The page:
Basically, if you are having to constantly adjust your holster due to comfort or retention issues, then maybe that holster doesn’t work for you, and maybe you should consider a different one. Don’t be afraid that someone will see it printing, or see a small flash of it when you climb out of your car. Most people pay very little attention to anything, especially what’s on your hip.
4. Getting stuck on one caliber
This is a major consideration when you are choosing a firearm. People often get stuck on one caliber versus another, and this often leads to some serious issues in weapon selection. For example, the 357 Magnum people who get stuck on that round may purchase a small, J frame in 357 Magnum and find that a 357 is a bit much for a pocket gun. Instead, focus on a caliber that can penetrate 12 inches of ballistic gel reliably, and one you can shoot well. For me that is 9mm; I can afford to shoot a lot in practice, and the round is sufficient for self-defense. Shot penetration and shot placement are the two most important features for a defensive handgun.
5. Taking advice, and not gaining experience
Everything heard or read regarding firearms should be taken with a grain of salt, even if you agree with everything else someone is saying. Unless you have personal experience with the subject, do not take it as the “gospel.” If you read or hear something you agree with, go out there and actually try it out; it might work for 99 out of a 100 people, and you could be that one. For example, appendix carry has become the most popular gun carrying method to hit the Internet in the last few years, and it works for a lot of people. A lot of reputable trainers use and appreciate it, but, personally, I found it painful and uncomfortable.
My main takeaway: Never trust anything until you try it.
What mistakes would you add to this list? Share your thoughts in the section below:
There are about 319 million people living in the United States, and approximately 3 million of them are survivalists, preppers, or whatever the parlance is of our times (I prefer to call them realists).
What does that mean? Well, it’s simple math: Only one person in 100 is truly prepared for a failing economy, natural disaster, regional war or pandemic – not to mention a simple job loss. Yes, we’re talking here about the top 1 percent, but in terms of situational awareness, not money.
If you’re among that group, your goal should be maximizing efficiency and reducing costs. That said, let’s look at the top eight prepping mistakes, in no particular order.
1. Not learning survival skills. The most usual frame of mind when prepping is that gear means everything. So, all you have to do is stockpile (food, water, guns, etc.) like there’s no tomorrow. But you must learn at least basic survival skills, i.e., how to fish, hunt, defend yourself, etc.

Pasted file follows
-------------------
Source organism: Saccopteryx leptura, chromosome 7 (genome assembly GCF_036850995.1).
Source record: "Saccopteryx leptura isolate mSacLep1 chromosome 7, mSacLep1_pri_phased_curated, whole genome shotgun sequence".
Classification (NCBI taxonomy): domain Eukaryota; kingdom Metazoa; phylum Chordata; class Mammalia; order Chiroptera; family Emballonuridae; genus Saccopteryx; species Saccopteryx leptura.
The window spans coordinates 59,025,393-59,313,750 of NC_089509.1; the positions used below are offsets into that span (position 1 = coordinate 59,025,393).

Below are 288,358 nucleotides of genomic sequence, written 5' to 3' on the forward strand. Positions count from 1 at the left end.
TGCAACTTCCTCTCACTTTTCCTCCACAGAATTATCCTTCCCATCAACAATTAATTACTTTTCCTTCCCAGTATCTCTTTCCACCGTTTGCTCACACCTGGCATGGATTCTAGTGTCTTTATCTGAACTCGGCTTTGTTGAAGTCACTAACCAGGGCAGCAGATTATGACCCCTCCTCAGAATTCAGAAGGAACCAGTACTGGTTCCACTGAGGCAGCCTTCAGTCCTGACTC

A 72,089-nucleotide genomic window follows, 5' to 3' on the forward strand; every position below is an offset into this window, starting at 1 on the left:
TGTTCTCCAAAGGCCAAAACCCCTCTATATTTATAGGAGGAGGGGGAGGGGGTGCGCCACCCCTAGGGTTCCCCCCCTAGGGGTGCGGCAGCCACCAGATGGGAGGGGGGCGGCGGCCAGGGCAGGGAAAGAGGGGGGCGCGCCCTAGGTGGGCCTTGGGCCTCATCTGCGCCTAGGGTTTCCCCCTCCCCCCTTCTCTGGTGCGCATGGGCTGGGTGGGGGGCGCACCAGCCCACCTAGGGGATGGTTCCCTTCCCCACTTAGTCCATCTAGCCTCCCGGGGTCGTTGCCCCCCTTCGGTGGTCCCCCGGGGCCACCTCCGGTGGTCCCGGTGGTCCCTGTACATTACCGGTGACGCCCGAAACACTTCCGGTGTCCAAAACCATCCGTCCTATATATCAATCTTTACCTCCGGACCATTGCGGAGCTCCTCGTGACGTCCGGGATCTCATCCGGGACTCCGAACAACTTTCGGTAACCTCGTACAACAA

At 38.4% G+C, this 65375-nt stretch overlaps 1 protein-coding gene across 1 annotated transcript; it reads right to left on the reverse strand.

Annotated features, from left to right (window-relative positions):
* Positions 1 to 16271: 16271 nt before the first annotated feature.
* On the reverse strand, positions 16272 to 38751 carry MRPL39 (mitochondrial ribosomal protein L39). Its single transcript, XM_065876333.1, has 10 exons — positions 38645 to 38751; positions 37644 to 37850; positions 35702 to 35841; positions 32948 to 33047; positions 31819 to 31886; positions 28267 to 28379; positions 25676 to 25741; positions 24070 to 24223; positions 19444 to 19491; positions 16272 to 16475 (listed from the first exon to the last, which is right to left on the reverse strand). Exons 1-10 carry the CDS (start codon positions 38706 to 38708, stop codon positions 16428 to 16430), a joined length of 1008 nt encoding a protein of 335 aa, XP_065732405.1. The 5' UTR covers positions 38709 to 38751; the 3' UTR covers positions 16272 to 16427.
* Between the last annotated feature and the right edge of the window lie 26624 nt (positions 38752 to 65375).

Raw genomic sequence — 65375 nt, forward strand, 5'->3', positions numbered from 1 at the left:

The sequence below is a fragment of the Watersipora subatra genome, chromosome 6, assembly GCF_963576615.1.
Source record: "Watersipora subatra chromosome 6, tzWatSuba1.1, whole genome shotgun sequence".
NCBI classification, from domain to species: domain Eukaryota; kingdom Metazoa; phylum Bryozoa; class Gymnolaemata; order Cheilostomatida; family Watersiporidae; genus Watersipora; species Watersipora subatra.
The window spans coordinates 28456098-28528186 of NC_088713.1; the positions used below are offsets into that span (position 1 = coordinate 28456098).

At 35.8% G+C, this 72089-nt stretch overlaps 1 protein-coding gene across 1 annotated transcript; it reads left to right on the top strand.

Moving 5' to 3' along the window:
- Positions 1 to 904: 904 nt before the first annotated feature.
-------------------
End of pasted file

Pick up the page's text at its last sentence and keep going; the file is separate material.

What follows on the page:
Read those survival books, watch YouTube videos, go out camping, go hunting, fishing and so on and so forth. Basically, you should practice what you preach as a “survivalist.” Information is non-perishable, while gear comes and goes.
2. Planning for unrealistic events. For example, you may plan for a nuclear strike while forgetting that you live in a flood/tornado/hurricane/wildfire area. You must prioritize the potentially dangerous situations in your area, be realistic and don’t get lured by the hype.
3. Focusing on just one catastrophic scenario. You can spell disaster in various ways, ranging from losing your job and being unemployed for two years to, let’s say, total economic collapse in North America. You should prepare for everything and if that sounds complicated, just remember the basics of survival. In any given crisis scenario, you’ll need food, water and shelter. The rest are luxuries.
4. Failing to have a properly formulated survival plan. Even in a heist, there’s the man with a plan and the rest are executioners. The same story goes with every situation in life: First plan, then go for it. When disaster strikes, you (and your family) must know what steps are to be taken, what to do next, where to go, where to meet, whom to call and so on and so forth. There is no “one plan to rule them all.” Every plan is individually made to suit your unique situation, i.e., your climate, location, personal resources, etc.
5. Storing all of your eggs in one basket. That is, all of your stockpiles in the same place. By doing that, you will lose all of your supplies/gear in one single catastrophe. You should store your “nest eggs” in different places.
6. Being a total green-horn with your survival gear. Lots of people have stockpiled all sorts of cool survival gear/gadgets, but they are completely unable to use them properly in a disaster situation. You must spend “quality time” and learn how to use your, let’s say, emergency fire-starter kit, especially in a “hairy” situation when you don’t have much time on your hands and you can’t afford to make a mistake.
7. Not storing enough water. Yes, it may sound strange to you, but lots of survivalists fail to achieve this basic goal.
You can survive without much food for weeks, but the lack of water will kill you much quicker than that, in just 2-3 days depending on the weather. Also, don’t forget to include water purification gear and to learn water collection/creation techniques (there are quite a few).
8. Failing to rotate your food supplies. This can be a very expensive “habit” because food has a tendency to spoil over time. Yet many survivalists tend to store food indefinitely, until they end up with lots of expired stuff that may not be edible. Basically, you must store what you eat and vice versa: Eat what you store. In this way, you’ll avoid waste or potential dangers to your health.
Stay prepared, stay focused, don’t get too comfortable and everything is gonna’ be alright!
What mistakes would you add to this list? Share your suggestions in the section below: